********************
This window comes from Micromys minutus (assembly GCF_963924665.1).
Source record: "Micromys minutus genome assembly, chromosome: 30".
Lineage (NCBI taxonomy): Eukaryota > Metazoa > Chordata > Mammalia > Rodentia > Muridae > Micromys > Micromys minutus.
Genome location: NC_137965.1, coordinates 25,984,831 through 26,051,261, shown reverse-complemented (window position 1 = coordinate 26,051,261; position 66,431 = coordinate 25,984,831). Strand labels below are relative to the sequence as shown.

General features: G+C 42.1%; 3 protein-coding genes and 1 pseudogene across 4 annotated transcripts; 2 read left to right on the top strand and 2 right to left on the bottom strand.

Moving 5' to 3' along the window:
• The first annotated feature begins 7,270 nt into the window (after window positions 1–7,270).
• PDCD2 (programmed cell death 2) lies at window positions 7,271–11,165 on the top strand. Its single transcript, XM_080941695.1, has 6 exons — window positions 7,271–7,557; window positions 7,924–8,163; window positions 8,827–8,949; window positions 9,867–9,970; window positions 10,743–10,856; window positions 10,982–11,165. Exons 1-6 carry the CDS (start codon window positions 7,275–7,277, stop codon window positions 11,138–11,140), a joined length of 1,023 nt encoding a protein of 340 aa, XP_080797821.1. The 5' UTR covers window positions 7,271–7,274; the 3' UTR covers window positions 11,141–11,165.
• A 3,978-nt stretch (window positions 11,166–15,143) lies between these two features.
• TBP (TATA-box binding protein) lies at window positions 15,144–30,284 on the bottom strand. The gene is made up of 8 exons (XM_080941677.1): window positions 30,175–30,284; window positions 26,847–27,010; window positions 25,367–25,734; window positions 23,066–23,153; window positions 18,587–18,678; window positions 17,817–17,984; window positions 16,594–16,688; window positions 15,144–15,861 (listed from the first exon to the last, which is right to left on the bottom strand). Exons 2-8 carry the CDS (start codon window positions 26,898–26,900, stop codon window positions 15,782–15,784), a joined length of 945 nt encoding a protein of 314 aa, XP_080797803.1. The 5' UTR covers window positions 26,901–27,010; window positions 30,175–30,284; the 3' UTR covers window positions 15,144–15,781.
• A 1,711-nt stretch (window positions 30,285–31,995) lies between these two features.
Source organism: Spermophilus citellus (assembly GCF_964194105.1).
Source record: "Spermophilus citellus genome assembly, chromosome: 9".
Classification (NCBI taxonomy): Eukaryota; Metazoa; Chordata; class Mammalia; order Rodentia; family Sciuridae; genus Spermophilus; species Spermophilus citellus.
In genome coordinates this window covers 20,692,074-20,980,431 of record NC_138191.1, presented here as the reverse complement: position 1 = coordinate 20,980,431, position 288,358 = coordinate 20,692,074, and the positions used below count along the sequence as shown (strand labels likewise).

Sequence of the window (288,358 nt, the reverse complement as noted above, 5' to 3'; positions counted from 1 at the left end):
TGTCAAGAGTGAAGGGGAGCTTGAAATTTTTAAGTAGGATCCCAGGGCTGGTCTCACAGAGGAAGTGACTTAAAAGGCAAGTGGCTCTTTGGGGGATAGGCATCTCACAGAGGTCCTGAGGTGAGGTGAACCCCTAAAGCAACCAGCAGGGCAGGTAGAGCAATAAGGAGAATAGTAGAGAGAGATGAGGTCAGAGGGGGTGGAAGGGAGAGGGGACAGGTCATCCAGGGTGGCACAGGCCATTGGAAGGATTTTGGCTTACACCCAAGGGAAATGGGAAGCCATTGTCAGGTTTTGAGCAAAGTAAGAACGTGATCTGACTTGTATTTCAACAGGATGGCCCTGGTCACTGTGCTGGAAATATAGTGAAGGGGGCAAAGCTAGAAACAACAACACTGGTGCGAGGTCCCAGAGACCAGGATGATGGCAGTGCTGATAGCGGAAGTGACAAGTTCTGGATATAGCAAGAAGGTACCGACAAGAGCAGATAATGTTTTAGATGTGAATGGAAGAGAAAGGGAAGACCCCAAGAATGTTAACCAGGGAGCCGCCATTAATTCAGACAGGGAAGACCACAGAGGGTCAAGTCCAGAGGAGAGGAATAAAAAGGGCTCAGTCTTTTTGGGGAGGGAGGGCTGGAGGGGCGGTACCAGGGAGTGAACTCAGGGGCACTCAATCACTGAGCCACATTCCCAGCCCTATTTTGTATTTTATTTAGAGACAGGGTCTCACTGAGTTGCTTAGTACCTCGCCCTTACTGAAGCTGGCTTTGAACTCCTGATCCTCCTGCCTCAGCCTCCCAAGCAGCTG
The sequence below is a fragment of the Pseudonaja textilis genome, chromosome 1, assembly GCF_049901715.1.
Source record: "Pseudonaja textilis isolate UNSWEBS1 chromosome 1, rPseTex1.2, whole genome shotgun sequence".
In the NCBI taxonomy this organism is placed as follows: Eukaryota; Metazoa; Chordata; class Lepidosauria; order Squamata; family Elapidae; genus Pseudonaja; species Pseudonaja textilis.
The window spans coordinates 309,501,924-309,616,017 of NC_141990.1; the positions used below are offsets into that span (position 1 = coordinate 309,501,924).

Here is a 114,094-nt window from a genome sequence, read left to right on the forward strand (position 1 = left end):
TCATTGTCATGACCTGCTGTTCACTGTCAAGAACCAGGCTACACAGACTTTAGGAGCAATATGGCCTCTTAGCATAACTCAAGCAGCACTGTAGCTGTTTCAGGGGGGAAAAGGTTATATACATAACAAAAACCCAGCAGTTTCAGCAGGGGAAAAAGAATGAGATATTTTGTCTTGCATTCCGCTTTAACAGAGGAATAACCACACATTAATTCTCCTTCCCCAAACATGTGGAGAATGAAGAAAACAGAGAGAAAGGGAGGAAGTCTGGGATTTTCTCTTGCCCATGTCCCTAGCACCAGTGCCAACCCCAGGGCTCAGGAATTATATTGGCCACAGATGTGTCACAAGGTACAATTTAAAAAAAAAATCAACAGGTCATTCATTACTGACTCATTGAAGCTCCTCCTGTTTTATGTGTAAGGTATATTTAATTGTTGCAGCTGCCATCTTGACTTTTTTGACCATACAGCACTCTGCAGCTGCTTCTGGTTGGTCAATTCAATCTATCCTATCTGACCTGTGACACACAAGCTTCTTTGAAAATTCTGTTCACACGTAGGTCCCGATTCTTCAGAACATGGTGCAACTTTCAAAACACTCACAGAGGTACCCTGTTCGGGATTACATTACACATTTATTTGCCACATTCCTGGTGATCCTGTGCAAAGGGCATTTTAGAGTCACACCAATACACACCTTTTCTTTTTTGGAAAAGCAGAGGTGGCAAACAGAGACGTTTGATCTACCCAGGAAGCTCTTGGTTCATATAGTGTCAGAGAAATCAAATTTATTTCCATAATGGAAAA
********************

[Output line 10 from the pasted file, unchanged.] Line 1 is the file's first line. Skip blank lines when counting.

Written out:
• TBP (TATA-box binding protein) lies at window positions 15,144–30,284 on the bottom strand. The gene is made up of 8 exons (XM_080941677.1): window positions 30,175–30,284; window positions 26,847–27,010; window positions 25,367–25,734; window positions 23,066–23,153; window positions 18,587–18,678; window positions 17,817–17,984; window positions 16,594–16,688; window positions 15,144–15,861 (listed from the first exon to the last, which is right to left on the bottom strand). Exons 2-8 carry the CDS (start codon window positions 26,898–26,900, stop codon window positions 15,782–15,784), a joined length of 945 nt encoding a protein of 314 aa, XP_080797803.1. The 5' UTR covers window positions 26,901–27,010; window positions 30,175–30,284; the 3' UTR covers window positions 15,144–15,781.